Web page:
Friday, June 25, 2010

Message in a bottle

Every single person we meet alters the course of our lives in some way. Sometimes they send you on a big diversion, sometimes it's only a subtle course adjustment. You don't always realise at the time, and it's only later you find out they've taken up residence in your head.

September, 2006. I was on a plane with my mate Jay, on our way to the Fantastic Fest, a film festival that was showing Severance. We were a few hours away from landing in Dallas. My in-flight TV wasn't working, so we'd been merrily drinking Jack Daniels to pass the time. Towards the end of the flight, they ran out of JD. We were, understandably, heartbroken. But the guy in the seat next to me offered me his mini bottle, as he had only used a bit of it. I gratefully accepted, and we got chatting.

He was in the army. Must have been about 20, looked really young. He was on his way back from Afghanistan, going home on leave. His daughter had been born while he was away. He'd never seen her in person, never held her in his arms, so obviously he was really looking forward to meeting her. But once his leave was over, he was going back overseas - this time, to Iraq. He wasn't worried though, in fact he was looking forward to it. All of his unit mates were there, and he felt responsible to them. They were there, so he should be there too. He would miss his family, and newborn daughter, of course. But he'd signed up for this, and was going to do his duty. I can't imagine having that strength and courage in the face of such danger. But it was second nature to him. And at least he was getting to see his family now, before he went back over.

Soon after that, it was time to land. We said our goodbyes, and wished each other luck. We must have chatted for about 10, maybe 20 minutes. But I've wondered, pretty much every week since then, how he is, and if he's okay. Obviously there are many, many more who serve, and they always have my absolute support and admiration. But he was the only one I've actually met in person, so I can't stop wondering what happened to him.

He seemed like a really good guy. I hope he had a great time with his family. I hope he made it through his time in Iraq, and got home safely. I hope he's safe and well now.

And I hope that one day, I get to meet him again. I owe the man a drink.

. . . . . . . . . . . . . . .

Here's the part where, hopefully, you enter the story. I would really, really love to find out who he is and if he's okay, so if you know him, or know of him, or *are* him, please get in touch (email address on the contact details page linked under my profile up on the right). The tricky thing is, I'm terrible at remembering names, so… I can't remember his name. I'm not even sure we exchanged names, it was a fairly short conversation. If I'd known he was going to stick in my head for so long, I'd have asked him. But here are the details I do know.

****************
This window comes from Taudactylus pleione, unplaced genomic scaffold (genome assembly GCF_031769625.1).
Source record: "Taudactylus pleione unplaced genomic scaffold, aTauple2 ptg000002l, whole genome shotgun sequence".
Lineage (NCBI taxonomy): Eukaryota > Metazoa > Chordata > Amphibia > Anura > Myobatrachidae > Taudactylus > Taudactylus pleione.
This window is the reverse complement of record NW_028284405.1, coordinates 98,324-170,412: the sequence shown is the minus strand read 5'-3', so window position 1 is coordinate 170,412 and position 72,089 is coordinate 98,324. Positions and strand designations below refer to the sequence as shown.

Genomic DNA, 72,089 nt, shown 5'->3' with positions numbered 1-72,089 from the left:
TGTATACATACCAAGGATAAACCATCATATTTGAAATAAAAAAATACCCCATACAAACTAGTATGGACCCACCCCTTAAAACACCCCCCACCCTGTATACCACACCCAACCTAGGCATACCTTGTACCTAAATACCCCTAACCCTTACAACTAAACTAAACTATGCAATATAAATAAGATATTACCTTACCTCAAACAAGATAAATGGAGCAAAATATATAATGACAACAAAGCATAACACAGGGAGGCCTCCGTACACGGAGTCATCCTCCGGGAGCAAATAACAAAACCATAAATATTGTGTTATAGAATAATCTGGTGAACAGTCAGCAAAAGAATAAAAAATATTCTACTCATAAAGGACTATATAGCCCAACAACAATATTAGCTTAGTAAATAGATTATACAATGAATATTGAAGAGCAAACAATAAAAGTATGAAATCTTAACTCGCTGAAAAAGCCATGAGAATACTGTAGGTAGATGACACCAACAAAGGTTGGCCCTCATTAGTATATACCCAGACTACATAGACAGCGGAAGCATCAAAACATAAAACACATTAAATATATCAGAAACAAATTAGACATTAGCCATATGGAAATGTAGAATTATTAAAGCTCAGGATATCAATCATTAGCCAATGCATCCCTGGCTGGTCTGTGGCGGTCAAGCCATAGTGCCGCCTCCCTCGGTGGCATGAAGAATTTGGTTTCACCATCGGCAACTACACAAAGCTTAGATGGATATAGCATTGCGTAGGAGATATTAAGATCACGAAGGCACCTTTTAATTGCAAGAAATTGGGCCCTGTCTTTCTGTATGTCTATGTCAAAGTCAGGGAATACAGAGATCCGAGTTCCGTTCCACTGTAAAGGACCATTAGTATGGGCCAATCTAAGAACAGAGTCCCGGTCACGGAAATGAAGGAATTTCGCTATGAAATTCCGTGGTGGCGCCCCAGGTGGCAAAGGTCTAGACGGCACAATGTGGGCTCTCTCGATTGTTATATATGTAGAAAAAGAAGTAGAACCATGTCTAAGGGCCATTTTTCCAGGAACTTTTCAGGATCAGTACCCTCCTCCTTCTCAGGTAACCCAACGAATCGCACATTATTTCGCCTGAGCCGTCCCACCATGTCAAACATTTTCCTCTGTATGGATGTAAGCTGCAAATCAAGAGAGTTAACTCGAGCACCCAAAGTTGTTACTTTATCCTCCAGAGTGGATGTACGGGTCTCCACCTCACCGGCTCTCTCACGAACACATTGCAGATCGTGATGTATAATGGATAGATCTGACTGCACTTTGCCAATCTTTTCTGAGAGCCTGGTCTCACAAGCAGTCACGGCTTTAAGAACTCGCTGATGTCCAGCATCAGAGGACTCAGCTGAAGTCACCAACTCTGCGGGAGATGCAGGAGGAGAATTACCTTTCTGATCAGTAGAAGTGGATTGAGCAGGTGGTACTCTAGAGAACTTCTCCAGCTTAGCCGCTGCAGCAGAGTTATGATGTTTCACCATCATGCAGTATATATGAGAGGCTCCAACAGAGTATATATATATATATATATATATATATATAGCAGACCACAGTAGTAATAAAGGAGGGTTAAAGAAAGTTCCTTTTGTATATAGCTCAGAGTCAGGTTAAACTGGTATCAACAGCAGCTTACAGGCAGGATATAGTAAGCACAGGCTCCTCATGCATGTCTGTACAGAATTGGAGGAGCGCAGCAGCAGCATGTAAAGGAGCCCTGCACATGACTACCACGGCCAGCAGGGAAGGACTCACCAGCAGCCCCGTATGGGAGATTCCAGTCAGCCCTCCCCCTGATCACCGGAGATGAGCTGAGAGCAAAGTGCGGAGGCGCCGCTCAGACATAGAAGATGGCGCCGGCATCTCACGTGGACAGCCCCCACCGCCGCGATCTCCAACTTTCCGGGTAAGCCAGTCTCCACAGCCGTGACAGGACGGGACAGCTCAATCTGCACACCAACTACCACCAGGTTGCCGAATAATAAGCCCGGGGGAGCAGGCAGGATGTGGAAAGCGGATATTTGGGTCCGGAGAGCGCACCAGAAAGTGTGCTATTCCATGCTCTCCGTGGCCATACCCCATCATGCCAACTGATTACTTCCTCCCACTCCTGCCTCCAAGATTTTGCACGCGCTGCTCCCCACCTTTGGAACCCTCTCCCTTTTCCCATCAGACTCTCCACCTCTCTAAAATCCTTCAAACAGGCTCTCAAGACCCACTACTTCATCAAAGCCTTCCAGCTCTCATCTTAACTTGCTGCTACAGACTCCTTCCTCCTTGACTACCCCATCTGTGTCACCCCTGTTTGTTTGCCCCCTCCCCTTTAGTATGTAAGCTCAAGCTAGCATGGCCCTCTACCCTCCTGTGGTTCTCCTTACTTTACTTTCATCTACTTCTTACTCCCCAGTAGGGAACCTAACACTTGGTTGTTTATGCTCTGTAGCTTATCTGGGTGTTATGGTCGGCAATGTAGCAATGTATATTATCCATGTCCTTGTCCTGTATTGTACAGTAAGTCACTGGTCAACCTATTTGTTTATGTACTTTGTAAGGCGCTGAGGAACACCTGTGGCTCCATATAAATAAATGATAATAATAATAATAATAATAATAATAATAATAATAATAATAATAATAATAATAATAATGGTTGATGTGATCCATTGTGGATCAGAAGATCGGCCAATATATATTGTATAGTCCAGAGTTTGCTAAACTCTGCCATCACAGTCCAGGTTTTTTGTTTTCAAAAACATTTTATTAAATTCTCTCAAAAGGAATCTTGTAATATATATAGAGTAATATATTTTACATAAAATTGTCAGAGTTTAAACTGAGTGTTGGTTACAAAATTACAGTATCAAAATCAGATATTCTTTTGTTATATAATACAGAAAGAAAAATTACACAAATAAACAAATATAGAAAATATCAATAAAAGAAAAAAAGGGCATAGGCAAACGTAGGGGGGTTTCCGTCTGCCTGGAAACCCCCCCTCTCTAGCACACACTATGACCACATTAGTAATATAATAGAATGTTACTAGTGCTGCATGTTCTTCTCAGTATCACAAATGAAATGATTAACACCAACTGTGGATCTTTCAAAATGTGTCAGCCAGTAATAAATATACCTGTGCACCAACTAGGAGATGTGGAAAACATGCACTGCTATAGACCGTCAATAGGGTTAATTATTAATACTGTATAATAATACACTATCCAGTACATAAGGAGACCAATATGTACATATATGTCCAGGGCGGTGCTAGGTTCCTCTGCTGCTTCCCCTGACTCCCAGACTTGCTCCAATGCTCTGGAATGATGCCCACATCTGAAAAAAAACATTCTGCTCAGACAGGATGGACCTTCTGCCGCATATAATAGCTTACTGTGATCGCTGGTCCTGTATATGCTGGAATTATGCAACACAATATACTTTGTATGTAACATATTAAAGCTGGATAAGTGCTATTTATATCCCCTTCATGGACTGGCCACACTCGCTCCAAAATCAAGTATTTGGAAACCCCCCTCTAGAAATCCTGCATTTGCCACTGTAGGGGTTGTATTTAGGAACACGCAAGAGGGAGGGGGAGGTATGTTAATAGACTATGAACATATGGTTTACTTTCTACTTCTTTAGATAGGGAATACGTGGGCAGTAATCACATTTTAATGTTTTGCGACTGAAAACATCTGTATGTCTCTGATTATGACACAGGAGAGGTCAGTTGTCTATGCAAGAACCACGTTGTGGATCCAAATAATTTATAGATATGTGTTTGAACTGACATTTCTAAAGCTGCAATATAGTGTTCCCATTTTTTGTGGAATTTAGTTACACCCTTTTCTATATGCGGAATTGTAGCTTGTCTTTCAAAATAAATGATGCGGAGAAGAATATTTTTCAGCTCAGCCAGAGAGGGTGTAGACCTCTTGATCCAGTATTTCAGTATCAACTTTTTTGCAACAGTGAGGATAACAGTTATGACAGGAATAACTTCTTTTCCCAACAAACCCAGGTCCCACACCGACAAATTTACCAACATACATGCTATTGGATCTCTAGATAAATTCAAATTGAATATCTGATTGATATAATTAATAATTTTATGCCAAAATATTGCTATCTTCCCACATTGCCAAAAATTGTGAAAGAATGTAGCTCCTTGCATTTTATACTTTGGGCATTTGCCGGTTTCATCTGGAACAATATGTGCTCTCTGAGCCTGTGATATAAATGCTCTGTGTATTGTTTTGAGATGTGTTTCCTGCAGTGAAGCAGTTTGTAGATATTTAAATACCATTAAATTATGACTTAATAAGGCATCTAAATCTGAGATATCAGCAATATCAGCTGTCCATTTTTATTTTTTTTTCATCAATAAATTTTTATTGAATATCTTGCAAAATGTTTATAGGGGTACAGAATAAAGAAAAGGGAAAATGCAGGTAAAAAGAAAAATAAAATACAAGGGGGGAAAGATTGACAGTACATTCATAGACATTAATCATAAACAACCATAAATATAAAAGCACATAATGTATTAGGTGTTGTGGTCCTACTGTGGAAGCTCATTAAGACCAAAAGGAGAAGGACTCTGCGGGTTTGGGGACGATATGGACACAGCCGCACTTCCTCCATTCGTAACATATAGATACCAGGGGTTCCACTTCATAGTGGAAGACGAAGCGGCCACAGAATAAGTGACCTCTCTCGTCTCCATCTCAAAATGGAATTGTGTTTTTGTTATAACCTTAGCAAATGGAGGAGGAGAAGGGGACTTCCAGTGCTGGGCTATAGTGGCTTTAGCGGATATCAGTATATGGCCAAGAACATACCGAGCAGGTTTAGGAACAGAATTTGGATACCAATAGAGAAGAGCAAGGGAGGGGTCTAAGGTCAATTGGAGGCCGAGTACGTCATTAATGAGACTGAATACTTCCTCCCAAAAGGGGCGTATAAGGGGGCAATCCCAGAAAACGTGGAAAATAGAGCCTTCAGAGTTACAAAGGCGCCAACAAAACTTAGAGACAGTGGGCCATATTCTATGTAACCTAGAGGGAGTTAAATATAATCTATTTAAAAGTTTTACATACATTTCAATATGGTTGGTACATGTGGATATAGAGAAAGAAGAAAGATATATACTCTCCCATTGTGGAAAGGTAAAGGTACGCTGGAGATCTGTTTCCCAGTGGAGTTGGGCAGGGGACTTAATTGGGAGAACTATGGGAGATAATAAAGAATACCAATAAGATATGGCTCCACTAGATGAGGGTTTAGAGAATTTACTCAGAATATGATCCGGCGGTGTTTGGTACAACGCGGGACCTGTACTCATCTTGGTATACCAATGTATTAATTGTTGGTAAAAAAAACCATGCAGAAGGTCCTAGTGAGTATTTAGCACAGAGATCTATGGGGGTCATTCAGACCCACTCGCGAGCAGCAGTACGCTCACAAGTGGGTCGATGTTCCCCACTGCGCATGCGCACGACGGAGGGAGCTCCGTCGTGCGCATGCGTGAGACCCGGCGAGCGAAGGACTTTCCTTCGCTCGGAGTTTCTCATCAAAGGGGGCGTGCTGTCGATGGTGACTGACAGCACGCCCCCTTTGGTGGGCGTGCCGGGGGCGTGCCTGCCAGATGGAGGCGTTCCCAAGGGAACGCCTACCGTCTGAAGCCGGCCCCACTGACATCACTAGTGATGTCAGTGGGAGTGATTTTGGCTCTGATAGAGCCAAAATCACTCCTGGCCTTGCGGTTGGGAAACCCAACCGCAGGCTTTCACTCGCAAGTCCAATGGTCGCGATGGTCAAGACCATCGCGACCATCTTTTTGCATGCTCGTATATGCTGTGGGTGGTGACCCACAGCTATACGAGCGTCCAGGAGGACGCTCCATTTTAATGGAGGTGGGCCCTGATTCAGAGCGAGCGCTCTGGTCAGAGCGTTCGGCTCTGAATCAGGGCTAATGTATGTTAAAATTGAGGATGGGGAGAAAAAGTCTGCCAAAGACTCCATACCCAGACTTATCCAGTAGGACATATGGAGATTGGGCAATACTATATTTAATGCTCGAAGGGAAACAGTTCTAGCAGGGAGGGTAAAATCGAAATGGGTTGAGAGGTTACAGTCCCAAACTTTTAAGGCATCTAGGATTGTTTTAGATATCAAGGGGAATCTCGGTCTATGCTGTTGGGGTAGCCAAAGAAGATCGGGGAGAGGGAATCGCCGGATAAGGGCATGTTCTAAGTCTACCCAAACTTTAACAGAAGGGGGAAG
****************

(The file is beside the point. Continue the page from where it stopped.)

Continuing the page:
It was a flight to Dallas Fort Worth, Texas, on Tuesday, September 20th, 2006, from London Gatwick. American Airlines flight AA51, economy section, departing Gatwick at 10.25am, arriving in Dallas Fort Worth at 2.20pm. The takeoff was delayed about 45 minutes. The in-flight movies were X-Men 3, and Firewall (hey, anything that might jog a memory…) Me, Jay and our new army friend were in the middle column of seats, at the front of a section by the bulkhead, with the big projected Skymap in front of us. I'm fairly sure he was Texan, as far as I could tell he had a Texan accent. He was in civilian clothes, had blonde or very light brown cropped/shaved/military style hair. I'm not sure what branch of the army he was in, whether he was stationed in Texas, lived in Texas, or was getting a connecting flight to go somewhere else. Think he was about 5 foot 9 inches high, wiry to medium build.

That's all the info I have. I realise it's not much to go on. But hey, it's a big old internet out there, and somebody might know of somebody who knew somebody else who was getting home on leave around that time to see their newborn baby daughter. It's a slim chance, but you never know, stranger things have happened. So this is my message in a bottle. Hopefully it'll find its way to dry land.